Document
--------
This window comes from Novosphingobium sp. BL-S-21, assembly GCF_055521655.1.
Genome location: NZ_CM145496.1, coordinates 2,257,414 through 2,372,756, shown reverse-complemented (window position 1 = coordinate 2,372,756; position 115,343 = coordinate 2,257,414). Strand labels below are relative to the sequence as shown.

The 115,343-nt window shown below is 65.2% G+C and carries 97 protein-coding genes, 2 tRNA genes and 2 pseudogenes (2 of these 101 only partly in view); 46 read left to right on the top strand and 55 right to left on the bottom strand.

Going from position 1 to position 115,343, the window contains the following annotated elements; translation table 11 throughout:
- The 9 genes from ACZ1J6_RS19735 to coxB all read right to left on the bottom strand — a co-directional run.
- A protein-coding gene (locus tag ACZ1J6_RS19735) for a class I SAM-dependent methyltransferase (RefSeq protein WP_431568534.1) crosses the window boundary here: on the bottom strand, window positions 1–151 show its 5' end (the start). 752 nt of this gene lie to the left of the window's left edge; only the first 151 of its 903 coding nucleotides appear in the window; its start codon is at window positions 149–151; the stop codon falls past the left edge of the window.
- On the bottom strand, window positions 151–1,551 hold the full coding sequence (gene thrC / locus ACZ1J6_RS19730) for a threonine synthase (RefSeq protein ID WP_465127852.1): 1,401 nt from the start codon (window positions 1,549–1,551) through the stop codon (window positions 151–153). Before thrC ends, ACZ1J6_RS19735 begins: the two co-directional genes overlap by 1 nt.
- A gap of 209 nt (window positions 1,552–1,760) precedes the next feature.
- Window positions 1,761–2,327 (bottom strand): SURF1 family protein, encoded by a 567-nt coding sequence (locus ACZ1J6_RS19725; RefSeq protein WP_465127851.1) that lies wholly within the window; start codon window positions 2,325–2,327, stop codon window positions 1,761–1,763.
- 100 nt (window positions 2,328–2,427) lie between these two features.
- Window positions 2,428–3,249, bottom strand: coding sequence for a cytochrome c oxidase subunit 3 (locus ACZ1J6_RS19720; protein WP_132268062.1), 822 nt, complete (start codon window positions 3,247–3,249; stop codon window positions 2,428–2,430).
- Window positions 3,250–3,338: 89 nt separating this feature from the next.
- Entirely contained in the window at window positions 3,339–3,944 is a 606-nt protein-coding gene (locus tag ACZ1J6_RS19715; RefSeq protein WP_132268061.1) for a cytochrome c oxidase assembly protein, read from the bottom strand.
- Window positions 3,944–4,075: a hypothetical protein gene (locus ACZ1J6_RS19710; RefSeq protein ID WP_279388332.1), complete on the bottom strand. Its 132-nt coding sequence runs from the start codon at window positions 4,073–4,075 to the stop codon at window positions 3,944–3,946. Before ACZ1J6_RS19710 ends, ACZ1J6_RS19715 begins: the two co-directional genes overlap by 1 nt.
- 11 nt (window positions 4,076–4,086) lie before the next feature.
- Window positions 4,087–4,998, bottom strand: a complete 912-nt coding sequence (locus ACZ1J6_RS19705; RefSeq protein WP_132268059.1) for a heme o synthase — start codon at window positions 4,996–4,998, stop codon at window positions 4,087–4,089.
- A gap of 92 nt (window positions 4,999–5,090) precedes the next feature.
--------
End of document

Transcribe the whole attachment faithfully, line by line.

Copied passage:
This window comes from Novosphingobium sp. BL-S-21, assembly GCF_055521655.1.
Genome location: NZ_CM145496.1, coordinates 2,257,414 through 2,372,756, shown reverse-complemented (window position 1 = coordinate 2,372,756; position 115,343 = coordinate 2,257,414). Strand labels below are relative to the sequence as shown.

The 115,343-nt window shown below is 65.2% G+C and carries 97 protein-coding genes, 2 tRNA genes and 2 pseudogenes (2 of these 101 only partly in view); 46 read left to right on the top strand and 55 right to left on the bottom strand.

Going from position 1 to position 115,343, the window contains the following annotated elements; translation table 11 throughout:
- The 9 genes from ACZ1J6_RS19735 to coxB all read right to left on the bottom strand — a co-directional run.
- A protein-coding gene (locus tag ACZ1J6_RS19735) for a class I SAM-dependent methyltransferase (RefSeq protein WP_431568534.1) crosses the window boundary here: on the bottom strand, window positions 1–151 show its 5' end (the start). 752 nt of this gene lie to the left of the window's left edge; only the first 151 of its 903 coding nucleotides appear in the window; its start codon is at window positions 149–151; the stop codon falls past the left edge of the window.
- On the bottom strand, window positions 151–1,551 hold the full coding sequence (gene thrC / locus ACZ1J6_RS19730) for a threonine synthase (RefSeq protein ID WP_465127852.1): 1,401 nt from the start codon (window positions 1,549–1,551) through the stop codon (window positions 151–153). Before thrC ends, ACZ1J6_RS19735 begins: the two co-directional genes overlap by 1 nt.
- A gap of 209 nt (window positions 1,552–1,760) precedes the next feature.
- Window positions 1,761–2,327 (bottom strand): SURF1 family protein, encoded by a 567-nt coding sequence (locus ACZ1J6_RS19725; RefSeq protein WP_465127851.1) that lies wholly within the window; start codon window positions 2,325–2,327, stop codon window positions 1,761–1,763.
- 100 nt (window positions 2,328–2,427) lie between these two features.
- Window positions 2,428–3,249, bottom strand: coding sequence for a cytochrome c oxidase subunit 3 (locus ACZ1J6_RS19720; protein WP_132268062.1), 822 nt, complete (start codon window positions 3,247–3,249; stop codon window positions 2,428–2,430).
- Window positions 3,250–3,338: 89 nt separating this feature from the next.
- Entirely contained in the window at window positions 3,339–3,944 is a 606-nt protein-coding gene (locus tag ACZ1J6_RS19715; RefSeq protein WP_132268061.1) for a cytochrome c oxidase assembly protein, read from the bottom strand.
- Window positions 3,944–4,075: a hypothetical protein gene (locus ACZ1J6_RS19710; RefSeq protein ID WP_279388332.1), complete on the bottom strand. Its 132-nt coding sequence runs from the start codon at window positions 4,073–4,075 to the stop codon at window positions 3,944–3,946. Before ACZ1J6_RS19710 ends, ACZ1J6_RS19715 begins: the two co-directional genes overlap by 1 nt.
- 11 nt (window positions 4,076–4,086) lie before the next feature.
- Window positions 4,087–4,998, bottom strand: a complete 912-nt coding sequence (locus ACZ1J6_RS19705; RefSeq protein WP_132268059.1) for a heme o synthase — start codon at window positions 4,996–4,998, stop codon at window positions 4,087–4,089.
- A gap of 92 nt (window positions 4,999–5,090) precedes the next feature.